ABUJA, Nigeria — Muslim extremists may have planted the bomb that exploded at an army barracks in Nigeria's capital, the country's president said Saturday after the latest attack in a nation beset by violence in recent weeks.
No one has claimed responsibility for Friday's explosion, which killed at least four people and wounded 21 as they celebrated New Year's Eve in the barrack's open-air beer garden and market. President Goodluck Jonathan promised people attending a church service in Abuja that those responsible would be found.
However, his vague remarks appeared to indicate that security agencies remain ill-prepared to halt such violence as the nation nears what could be a tumultuous April election.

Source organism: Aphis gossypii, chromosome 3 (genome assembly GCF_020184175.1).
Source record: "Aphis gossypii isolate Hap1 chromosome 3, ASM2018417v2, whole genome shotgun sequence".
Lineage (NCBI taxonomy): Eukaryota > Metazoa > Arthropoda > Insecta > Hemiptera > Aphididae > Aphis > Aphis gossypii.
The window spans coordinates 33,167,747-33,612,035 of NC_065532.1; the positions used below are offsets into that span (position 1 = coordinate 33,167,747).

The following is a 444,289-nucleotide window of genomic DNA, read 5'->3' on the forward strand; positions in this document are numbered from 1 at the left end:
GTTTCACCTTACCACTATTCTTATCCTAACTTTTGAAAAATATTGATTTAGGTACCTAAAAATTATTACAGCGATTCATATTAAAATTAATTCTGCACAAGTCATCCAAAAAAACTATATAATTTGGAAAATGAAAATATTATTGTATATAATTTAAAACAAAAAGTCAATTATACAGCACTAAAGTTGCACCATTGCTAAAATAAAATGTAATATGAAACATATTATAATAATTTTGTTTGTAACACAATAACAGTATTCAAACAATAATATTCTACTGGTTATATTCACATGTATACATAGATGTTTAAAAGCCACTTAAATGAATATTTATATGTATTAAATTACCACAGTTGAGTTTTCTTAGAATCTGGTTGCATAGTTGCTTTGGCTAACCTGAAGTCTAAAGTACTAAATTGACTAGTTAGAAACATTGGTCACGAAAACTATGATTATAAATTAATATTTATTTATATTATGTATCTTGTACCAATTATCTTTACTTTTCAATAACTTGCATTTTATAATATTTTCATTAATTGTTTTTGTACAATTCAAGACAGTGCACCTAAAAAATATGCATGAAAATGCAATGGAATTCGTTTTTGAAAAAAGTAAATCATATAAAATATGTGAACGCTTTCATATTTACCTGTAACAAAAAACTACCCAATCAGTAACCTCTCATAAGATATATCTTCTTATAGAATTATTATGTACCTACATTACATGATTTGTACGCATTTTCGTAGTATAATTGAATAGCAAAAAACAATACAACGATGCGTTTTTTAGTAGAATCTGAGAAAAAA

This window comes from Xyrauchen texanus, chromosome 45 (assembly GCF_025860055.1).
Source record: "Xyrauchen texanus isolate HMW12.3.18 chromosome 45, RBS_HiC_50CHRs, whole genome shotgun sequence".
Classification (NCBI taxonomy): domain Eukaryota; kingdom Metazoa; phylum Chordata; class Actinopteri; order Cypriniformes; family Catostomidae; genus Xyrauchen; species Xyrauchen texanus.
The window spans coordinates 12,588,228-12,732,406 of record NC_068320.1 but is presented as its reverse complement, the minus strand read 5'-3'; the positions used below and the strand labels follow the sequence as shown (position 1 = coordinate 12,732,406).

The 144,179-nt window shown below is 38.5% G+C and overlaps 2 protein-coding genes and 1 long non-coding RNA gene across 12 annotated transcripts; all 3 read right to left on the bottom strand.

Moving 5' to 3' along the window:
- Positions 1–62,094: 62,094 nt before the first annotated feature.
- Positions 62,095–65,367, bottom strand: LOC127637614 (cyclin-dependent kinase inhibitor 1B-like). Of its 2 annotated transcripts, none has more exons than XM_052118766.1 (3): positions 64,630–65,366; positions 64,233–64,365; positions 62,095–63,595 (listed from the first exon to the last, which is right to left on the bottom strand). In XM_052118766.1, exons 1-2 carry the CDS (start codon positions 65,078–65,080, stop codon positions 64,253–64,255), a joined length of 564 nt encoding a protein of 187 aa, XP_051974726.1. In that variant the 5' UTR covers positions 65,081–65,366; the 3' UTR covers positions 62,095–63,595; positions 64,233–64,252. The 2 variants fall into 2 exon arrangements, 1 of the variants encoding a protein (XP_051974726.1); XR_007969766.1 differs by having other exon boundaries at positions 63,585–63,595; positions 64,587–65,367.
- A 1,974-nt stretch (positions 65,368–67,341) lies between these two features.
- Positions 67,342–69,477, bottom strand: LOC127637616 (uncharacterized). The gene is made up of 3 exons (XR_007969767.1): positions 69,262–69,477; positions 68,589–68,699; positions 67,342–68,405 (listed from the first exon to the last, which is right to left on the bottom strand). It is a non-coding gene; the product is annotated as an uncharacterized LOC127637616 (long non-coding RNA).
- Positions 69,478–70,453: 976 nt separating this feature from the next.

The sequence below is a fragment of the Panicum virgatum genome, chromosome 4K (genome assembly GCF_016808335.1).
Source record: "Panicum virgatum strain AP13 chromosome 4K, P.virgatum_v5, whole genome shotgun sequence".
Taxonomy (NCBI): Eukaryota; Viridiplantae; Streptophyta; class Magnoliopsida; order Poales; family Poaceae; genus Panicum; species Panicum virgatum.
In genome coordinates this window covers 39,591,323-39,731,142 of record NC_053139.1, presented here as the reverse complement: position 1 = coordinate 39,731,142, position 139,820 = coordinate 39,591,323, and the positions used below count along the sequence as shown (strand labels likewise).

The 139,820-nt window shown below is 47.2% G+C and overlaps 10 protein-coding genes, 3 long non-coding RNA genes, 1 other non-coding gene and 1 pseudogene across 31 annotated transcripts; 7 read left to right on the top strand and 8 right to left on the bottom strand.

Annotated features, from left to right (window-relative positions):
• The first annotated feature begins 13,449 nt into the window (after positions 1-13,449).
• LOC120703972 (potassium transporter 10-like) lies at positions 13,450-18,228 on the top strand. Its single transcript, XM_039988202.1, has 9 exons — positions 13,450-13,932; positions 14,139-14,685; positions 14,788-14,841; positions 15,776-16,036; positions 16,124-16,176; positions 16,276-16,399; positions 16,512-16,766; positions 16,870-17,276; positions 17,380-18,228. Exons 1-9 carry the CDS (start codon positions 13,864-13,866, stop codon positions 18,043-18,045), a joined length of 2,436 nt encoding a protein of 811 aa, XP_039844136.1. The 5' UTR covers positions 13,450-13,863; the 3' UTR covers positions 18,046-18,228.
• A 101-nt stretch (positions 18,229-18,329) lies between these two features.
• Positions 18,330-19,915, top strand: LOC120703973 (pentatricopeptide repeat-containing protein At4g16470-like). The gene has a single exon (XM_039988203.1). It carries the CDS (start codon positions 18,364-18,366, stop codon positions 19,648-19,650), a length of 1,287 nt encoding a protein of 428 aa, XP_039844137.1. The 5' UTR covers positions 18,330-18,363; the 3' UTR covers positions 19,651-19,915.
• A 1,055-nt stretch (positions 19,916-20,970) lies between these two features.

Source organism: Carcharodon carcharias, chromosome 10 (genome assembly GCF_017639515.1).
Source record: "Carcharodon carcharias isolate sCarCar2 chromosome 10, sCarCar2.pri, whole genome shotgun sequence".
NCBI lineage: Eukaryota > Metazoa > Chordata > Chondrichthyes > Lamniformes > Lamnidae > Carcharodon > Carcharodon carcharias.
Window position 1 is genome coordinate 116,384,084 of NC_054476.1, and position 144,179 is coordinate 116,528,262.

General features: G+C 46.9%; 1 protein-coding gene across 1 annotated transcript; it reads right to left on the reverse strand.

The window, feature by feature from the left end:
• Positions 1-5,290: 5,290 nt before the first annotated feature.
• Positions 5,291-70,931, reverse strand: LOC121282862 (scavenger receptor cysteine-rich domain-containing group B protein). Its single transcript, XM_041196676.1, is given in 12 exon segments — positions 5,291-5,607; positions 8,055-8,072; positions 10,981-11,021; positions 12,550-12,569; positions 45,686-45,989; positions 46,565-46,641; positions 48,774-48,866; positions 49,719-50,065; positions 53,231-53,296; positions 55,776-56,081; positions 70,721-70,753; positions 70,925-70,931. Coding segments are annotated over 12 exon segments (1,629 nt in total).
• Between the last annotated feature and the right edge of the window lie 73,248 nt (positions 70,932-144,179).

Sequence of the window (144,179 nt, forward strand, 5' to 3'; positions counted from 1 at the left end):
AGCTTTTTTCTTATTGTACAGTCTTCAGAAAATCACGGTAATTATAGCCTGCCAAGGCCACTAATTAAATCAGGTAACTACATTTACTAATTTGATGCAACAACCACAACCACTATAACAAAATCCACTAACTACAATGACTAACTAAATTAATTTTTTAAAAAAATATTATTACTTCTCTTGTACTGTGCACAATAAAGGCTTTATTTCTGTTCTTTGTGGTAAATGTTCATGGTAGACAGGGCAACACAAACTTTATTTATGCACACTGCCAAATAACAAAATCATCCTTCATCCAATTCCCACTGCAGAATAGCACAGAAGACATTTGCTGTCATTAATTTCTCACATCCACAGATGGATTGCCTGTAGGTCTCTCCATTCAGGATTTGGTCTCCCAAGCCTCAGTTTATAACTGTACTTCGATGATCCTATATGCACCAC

"Some people say they are politicians, some say they are religious fanatics, but to me they are pure criminals, they are (the) ones demons are using these days, not only in Nigeria," Jonathan said. "For those of you who have time to listen to world news on Al-Jazeera or CNN, you will see that terrorism is crisscrossing the whole world."
On Saturday, US President Barack Obama condemned the attack, offered his condolences to the victims and their families, and offered to help Jonathan's government bring the perpetrators to justice.
"Killing innocent civilians who were simply gathering — like so many people around the world — to celebrate the beginning of a New Year further demonstrates the bankrupt vision of those who carry out these attacks," Obama said in a statement.
The blast struck the barracks, called the Mogadishu Cantonment, around 7:30 p.m. Friday in an area of market stalls and beer parlors referred to locally as a "mammy market."